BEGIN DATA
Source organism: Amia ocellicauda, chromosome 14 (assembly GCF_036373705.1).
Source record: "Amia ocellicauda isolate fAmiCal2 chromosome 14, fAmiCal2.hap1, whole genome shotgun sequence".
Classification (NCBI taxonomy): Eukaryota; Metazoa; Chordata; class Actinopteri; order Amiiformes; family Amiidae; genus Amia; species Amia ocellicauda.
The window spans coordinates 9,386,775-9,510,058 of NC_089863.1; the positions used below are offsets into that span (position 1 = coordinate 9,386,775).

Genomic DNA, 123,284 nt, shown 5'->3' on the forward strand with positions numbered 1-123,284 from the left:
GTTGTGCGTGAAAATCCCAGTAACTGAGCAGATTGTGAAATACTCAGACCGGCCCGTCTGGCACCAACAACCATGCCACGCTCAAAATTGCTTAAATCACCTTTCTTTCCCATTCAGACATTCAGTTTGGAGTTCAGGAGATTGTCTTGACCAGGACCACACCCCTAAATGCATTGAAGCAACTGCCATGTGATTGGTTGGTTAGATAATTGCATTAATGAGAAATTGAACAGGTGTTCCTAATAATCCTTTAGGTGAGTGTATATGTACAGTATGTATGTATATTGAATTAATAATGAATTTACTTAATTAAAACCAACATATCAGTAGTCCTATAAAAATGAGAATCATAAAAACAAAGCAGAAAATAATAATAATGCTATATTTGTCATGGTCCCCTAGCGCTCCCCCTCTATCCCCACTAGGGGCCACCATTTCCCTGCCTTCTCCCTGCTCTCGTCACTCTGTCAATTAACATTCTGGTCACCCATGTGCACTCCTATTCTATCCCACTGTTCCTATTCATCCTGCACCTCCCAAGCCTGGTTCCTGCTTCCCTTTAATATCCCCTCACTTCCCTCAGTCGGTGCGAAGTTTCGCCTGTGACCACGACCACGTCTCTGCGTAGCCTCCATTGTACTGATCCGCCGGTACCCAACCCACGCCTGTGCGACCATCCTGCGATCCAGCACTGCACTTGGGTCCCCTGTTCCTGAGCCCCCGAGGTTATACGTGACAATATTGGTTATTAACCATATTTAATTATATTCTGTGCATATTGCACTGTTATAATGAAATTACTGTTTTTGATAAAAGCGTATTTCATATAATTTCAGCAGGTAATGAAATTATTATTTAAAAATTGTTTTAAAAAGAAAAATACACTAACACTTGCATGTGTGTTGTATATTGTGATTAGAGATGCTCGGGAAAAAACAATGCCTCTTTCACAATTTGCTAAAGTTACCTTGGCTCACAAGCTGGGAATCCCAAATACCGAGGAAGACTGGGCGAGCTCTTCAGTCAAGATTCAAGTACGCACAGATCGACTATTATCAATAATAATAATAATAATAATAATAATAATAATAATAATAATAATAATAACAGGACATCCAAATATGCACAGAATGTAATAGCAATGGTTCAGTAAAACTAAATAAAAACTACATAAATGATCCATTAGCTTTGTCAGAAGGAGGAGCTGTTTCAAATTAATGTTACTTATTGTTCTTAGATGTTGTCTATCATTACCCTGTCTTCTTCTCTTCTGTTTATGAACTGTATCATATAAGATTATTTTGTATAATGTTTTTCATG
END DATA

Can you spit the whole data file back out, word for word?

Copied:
Source organism: Amia ocellicauda, chromosome 14 (assembly GCF_036373705.1).
Source record: "Amia ocellicauda isolate fAmiCal2 chromosome 14, fAmiCal2.hap1, whole genome shotgun sequence".
Classification (NCBI taxonomy): Eukaryota; Metazoa; Chordata; class Actinopteri; order Amiiformes; family Amiidae; genus Amia; species Amia ocellicauda.
The window spans coordinates 9,386,775-9,510,058 of NC_089863.1; the positions used below are offsets into that span (position 1 = coordinate 9,386,775).

Genomic DNA, 123,284 nt, shown 5'->3' on the forward strand with positions numbered 1-123,284 from the left:
GTTGTGCGTGAAAATCCCAGTAACTGAGCAGATTGTGAAATACTCAGACCGGCCCGTCTGGCACCAACAACCATGCCACGCTCAAAATTGCTTAAATCACCTTTCTTTCCCATTCAGACATTCAGTTTGGAGTTCAGGAGATTGTCTTGACCAGGACCACACCCCTAAATGCATTGAAGCAACTGCCATGTGATTGGTTGGTTAGATAATTGCATTAATGAGAAATTGAACAGGTGTTCCTAATAATCCTTTAGGTGAGTGTATATGTACAGTATGTATGTATATTGAATTAATAATGAATTTACTTAATTAAAACCAACATATCAGTAGTCCTATAAAAATGAGAATCATAAAAACAAAGCAGAAAATAATAATAATGCTATATTTGTCATGGTCCCCTAGCGCTCCCCCTCTATCCCCACTAGGGGCCACCATTTCCCTGCCTTCTCCCTGCTCTCGTCACTCTGTCAATTAACATTCTGGTCACCCATGTGCACTCCTATTCTATCCCACTGTTCCTATTCATCCTGCACCTCCCAAGCCTGGTTCCTGCTTCCCTTTAATATCCCCTCACTTCCCTCAGTCGGTGCGAAGTTTCGCCTGTGACCACGACCACGTCTCTGCGTAGCCTCCATTGTACTGATCCGCCGGTACCCAACCCACGCCTGTGCGACCATCCTGCGATCCAGCACTGCACTTGGGTCCCCTGTTCCTGAGCCCCCGAGGTTATACGTGACAATATTGGTTATTAACCATATTTAATTATATTCTGTGCATATTGCACTGTTATAATGAAATTACTGTTTTTGATAAAAGCGTATTTCATATAATTTCAGCAGGTAATGAAATTATTATTTAAAAATTGTTTTAAAAAGAAAAATACACTAACACTTGCATGTGTGTTGTATATTGTGATTAGAGATGCTCGGGAAAAAACAATGCCTCTTTCACAATTTGCTAAAGTTACCTTGGCTCACAAGCTGGGAATCCCAAATACCGAGGAAGACTGGGCGAGCTCTTCAGTCAAGATTCAAGTACGCACAGATCGACTATTATCAATAATAATAATAATAATAATAATAATAATAATAATAATAATAATAATAACAGGACATCCAAATATGCACAGAATGTAATAGCAATGGTTCAGTAAAACTAAATAAAAACTACATAAATGATCCATTAGCTTTGTCAGAAGGAGGAGCTGTTTCAAATTAATGTTACTTATTGTTCTTAGATGTTGTCTATCATTACCCTGTCTTCTTCTCTTCTGTTTATGAACTGTATCATATAAGATTATTTTGTATAATGTTTTTCATG